[Cross-posted from the Teapot Atheist
Every Sunday, rather than offering commentary on a current event as I usually do, I present an argument, either against theism writ large or against some particular religion.
God is usually defined as having the maximized forms of certain categories of properties: power, freedom, goodness, etc.; he is said to be omnipotent, omniscient, perfectly good, perfectly free, etc. While I understand the concept of such a being and do not object to its usefulness as a thought experiment at times, I of course do not agree that such properties coexist in any entity that itself really exists. But I also think it is a perfectly reasonable question to ask why the God of the Bible, even if he existed, should be identified as omnipotent, omniscient, and all that? There is little indication in the Bible that God is all-powerful; his schemes, like the creation of a good universe, seem to constantly be getting foiled by Satan, and he seems to be very narrowly concerned with only one tribe of people over all the others, and for his omniscience he seems to know nothing that the Israelites writing about him did not themselves know. It seems likewise difficult to ascribe perfect goodness to the God of the Bible, what with all the genocide, child murder, utter disdain for women, casual racism, and all the rest.
An essay on this point by William Peterson appears in the 1991 Reason and Religious Belief: an Introduction to the Philosophy of Religion
. There he takes up a line of argument that I think begins with St. Anselm but that is certainly a continuation of an argument advanced by Charles Findlay in his 1948 paper, "Can God's Existence be Disproved?
" from the philosophy journal Mind
. Findlay's argument, in a nutshell:
Plainly we shall be following the natural trends of unreflective speech if we say that religious attitudes presume superiority in their objects, and such superiority, moreover, as reduces us, who feel the attitudes, to comparative nothingness. For having described a worshipful attitude as one in which we feel disposed to bend the knee before some object, to defer to it wholly, and the like, we find it natural to say that such an attitude can only be fitting where the object reverenced exceeds us very vastly, whether in power or wisdom or in other valued qualities. To feel religiously is therefore to presume surpassing greatness in some object... [but] all limited superiorities are tainted with an obvious relativity, and can be dwarfed in thought by still mightier superiorities, in which process of being dwarfed they lose their claim upon our worshipful attitudes. And hence we are led on irresistibly to demand that our religious object should have an unsurpassable supremacy along all avenues, that it should tower infinitely above all other objects.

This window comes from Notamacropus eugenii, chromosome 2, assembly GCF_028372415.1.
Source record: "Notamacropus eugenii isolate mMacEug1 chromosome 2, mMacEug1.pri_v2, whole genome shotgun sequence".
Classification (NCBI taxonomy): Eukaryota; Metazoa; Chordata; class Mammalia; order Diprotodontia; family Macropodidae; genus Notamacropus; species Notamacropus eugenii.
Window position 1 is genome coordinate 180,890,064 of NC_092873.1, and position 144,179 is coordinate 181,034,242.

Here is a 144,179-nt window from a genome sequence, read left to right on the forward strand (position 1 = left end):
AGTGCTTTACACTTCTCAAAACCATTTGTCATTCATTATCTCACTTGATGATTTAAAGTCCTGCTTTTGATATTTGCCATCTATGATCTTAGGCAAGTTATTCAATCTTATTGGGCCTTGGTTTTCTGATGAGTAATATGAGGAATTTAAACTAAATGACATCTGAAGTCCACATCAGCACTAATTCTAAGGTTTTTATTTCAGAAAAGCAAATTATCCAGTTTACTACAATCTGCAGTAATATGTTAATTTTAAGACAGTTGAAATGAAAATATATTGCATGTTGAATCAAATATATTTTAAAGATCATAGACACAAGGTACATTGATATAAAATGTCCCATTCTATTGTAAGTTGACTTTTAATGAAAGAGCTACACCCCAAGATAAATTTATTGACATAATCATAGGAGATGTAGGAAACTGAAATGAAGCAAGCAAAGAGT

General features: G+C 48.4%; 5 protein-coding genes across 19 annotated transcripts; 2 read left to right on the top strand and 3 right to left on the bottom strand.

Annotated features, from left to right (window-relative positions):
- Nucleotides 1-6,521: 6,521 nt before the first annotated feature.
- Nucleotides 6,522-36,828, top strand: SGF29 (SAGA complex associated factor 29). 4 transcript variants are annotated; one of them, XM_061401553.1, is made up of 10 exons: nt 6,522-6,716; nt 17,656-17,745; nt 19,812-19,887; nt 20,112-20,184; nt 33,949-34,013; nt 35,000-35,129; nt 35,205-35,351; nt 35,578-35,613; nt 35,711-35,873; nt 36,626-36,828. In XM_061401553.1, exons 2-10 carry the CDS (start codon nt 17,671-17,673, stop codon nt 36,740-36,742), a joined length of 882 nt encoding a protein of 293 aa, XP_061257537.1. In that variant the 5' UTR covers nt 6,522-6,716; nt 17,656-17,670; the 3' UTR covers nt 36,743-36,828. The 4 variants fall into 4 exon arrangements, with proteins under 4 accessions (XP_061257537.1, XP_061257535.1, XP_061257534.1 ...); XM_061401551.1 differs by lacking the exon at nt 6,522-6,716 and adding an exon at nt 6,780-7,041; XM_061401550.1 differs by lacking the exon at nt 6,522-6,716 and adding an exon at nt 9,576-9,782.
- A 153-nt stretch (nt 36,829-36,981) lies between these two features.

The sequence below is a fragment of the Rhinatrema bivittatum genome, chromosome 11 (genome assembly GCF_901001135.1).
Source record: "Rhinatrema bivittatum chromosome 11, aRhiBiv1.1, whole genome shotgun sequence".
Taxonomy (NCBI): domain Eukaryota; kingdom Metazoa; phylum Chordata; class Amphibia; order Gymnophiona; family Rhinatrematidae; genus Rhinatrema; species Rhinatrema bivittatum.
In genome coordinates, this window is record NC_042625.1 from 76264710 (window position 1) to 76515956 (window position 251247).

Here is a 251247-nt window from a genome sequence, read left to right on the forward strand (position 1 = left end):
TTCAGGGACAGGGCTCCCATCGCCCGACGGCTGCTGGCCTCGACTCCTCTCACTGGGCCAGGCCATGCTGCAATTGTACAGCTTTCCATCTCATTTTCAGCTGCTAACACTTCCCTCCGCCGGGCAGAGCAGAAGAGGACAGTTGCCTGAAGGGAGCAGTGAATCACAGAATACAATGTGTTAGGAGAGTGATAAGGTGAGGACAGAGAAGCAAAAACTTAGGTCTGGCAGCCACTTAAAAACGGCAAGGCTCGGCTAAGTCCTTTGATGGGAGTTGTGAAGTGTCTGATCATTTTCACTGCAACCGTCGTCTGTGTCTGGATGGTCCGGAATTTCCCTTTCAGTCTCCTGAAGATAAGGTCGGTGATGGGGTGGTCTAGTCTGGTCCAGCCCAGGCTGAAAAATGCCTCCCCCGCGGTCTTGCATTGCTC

In short, the reason that the God of the Bible is identified as omnipotent, omniscient, and all the rest, is because the God of the Bible is worthy of unconditional worshipful praise and reverence, and the only kind of being that could
be worthy of unconditional worshipful praise and reverence would be one that shows things like power and goodness in a perfect, maximized way. (Findlay doesn't explicitly say that the God of the Bible is the only possible such being, but I don't think I insult him too much by reading it as an implication of his paper.)
For this week's Sunday Argument, I wish to address this worship-worthy God by continuing an objection to it raised by the brilliant Jordan Howard Sobel in his immeasurable Logic and Theism: Arguments for and Against Beliefs in God
. In short, his argument is:
- The religious attitude is one of unconditional worshipful praise and reverence.
- Unconditional worshipful praise and reverence is never an appropriate relationship for humans to enter.
Sobel advances this argument as what he calls "objective humanism," identifying himself as someone who thinks that God as conceived in religious tradition is impossible because such a being is defined as being worthy of unconditional worship, when "worthiness of unconditional worship" is as impossible as a two-sided triangle or a married bachelor; the very concept of such a being is totally incoherent.
At first blush, Sobel's response sounds more like a conviction than an argument, but the argument can be defended without supplying any additional premises. The argument I'll make in Sobel's defense isn't the one he uses in Logic and Theism
(you can read the book for his arguments), it's one of my own.
For now, I'll have to rely on an ordinary conception of worship- praise, gratitude, glorification, adoration. It isn't this word so much as unconditional
that I think trips up God here. Whether or not worship is ever an appropriate behavior for humans, I think it much clearer that unconditional
worship is certainly never right. But first I want to resolve some ambiguity on that word. As I see it, one's worship could be "unconditional" either if: